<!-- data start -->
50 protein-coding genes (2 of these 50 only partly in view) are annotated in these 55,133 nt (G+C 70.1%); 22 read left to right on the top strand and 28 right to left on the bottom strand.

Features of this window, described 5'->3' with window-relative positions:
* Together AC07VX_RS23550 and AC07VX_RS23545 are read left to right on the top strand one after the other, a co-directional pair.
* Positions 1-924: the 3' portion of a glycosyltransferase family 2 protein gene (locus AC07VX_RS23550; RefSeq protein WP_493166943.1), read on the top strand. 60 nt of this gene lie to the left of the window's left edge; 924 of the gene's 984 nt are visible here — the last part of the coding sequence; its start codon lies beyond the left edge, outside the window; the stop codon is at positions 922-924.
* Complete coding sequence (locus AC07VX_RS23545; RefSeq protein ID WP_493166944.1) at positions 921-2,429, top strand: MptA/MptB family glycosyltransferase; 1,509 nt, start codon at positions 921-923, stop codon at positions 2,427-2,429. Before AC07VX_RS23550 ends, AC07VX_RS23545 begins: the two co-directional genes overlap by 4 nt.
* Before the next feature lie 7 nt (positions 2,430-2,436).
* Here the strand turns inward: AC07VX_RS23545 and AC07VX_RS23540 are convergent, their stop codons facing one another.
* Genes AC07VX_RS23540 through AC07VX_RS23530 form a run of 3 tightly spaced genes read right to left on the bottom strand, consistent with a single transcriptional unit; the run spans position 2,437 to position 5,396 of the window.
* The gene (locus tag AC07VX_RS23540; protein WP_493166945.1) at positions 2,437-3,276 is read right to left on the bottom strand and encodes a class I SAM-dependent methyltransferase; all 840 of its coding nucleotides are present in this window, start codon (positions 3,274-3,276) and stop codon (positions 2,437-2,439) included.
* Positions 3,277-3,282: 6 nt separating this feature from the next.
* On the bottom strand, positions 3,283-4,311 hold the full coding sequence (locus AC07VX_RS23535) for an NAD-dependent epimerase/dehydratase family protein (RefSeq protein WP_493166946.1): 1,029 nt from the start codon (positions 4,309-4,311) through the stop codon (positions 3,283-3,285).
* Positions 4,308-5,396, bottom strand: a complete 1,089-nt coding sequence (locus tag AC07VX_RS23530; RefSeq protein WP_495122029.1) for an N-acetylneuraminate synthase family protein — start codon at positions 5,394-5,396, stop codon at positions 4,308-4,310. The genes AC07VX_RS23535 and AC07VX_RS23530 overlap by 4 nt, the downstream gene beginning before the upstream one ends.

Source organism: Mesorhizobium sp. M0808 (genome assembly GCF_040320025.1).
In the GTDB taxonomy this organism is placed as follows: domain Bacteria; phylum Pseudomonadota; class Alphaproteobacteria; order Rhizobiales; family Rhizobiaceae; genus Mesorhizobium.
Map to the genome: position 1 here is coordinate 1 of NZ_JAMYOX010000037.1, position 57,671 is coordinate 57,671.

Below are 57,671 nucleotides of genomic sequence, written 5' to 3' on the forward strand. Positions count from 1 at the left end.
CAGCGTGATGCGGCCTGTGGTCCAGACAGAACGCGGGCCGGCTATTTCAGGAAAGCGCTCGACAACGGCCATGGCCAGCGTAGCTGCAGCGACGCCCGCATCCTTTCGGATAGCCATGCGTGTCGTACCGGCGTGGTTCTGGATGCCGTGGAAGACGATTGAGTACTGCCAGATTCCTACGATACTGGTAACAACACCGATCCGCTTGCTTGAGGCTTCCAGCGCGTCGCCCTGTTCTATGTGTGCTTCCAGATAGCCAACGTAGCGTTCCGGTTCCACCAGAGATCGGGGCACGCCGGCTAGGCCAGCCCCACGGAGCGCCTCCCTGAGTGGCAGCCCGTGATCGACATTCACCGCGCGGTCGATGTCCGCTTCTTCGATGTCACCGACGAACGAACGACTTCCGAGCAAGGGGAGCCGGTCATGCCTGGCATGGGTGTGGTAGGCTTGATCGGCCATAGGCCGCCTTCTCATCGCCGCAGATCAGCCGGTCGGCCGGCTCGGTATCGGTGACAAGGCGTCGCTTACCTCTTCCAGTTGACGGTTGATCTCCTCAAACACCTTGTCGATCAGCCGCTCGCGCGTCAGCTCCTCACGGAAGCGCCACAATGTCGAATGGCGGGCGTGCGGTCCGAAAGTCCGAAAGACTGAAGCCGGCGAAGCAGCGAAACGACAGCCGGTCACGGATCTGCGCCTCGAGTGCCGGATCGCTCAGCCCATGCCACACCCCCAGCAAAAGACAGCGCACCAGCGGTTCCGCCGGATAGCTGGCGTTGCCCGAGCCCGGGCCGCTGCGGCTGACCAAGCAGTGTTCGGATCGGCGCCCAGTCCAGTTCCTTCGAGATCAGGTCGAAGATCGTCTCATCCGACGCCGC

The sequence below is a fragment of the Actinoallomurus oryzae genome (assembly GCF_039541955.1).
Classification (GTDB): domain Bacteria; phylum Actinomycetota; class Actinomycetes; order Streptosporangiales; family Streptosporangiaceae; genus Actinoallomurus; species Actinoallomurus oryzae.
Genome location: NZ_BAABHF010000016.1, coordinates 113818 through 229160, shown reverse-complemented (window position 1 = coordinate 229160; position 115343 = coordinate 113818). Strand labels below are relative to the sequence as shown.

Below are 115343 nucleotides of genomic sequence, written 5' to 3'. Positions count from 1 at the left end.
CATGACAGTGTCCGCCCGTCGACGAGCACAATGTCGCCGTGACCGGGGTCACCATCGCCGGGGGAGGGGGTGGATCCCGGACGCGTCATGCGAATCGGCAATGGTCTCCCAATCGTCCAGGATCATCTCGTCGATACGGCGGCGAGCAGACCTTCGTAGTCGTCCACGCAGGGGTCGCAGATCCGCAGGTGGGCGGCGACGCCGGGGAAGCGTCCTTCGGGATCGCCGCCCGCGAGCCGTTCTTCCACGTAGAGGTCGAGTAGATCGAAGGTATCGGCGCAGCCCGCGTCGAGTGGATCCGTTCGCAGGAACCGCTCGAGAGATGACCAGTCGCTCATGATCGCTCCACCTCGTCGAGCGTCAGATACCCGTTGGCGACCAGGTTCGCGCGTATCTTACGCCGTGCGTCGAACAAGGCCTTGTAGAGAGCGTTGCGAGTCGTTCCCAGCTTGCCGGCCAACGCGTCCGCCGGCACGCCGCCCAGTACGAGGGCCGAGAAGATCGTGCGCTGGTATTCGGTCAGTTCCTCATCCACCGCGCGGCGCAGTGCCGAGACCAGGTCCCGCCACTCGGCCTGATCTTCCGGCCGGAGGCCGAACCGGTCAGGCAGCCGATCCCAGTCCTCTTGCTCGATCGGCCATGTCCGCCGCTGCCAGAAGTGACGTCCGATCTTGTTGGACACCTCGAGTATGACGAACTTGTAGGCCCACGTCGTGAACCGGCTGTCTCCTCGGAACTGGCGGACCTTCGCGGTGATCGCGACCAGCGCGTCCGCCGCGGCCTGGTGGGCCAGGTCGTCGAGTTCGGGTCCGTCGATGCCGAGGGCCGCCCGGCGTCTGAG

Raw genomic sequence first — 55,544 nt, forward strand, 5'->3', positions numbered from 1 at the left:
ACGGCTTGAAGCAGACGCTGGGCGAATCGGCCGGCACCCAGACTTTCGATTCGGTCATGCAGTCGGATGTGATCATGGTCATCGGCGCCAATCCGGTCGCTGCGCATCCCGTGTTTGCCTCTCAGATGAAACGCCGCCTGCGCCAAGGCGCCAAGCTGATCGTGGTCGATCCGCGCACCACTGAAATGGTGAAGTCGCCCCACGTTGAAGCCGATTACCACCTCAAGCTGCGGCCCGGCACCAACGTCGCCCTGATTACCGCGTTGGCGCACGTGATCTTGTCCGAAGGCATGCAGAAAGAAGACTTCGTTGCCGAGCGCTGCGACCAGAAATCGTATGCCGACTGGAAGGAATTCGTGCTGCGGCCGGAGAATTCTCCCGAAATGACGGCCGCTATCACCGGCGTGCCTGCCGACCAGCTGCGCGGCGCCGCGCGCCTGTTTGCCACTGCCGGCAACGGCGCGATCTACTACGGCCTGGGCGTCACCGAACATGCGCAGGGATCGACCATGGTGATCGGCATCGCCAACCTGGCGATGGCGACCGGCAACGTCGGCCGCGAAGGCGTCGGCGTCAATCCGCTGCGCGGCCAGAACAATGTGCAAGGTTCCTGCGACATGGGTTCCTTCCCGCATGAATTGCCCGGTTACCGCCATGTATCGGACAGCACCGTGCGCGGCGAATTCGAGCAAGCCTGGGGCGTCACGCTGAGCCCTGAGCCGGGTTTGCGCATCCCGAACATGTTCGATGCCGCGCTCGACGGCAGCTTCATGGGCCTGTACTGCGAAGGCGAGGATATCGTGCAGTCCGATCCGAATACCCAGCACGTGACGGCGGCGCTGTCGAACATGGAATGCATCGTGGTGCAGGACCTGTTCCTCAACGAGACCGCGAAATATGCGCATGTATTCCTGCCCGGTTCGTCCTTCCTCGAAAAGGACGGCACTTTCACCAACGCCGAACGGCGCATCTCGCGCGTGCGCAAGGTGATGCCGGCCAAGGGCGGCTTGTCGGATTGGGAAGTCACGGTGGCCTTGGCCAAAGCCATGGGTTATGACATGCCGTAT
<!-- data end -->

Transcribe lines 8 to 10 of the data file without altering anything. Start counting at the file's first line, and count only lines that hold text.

* Genes AC07VX_RS23540 through AC07VX_RS23530 form a run of 3 tightly spaced genes read right to left on the bottom strand, consistent with a single transcriptional unit; the run spans position 2,437 to position 5,396 of the window.
* The gene (locus tag AC07VX_RS23540; protein WP_493166945.1) at positions 2,437-3,276 is read right to left on the bottom strand and encodes a class I SAM-dependent methyltransferase; all 840 of its coding nucleotides are present in this window, start codon (positions 3,274-3,276) and stop codon (positions 2,437-2,439) included.
* Positions 3,277-3,282: 6 nt separating this feature from the next.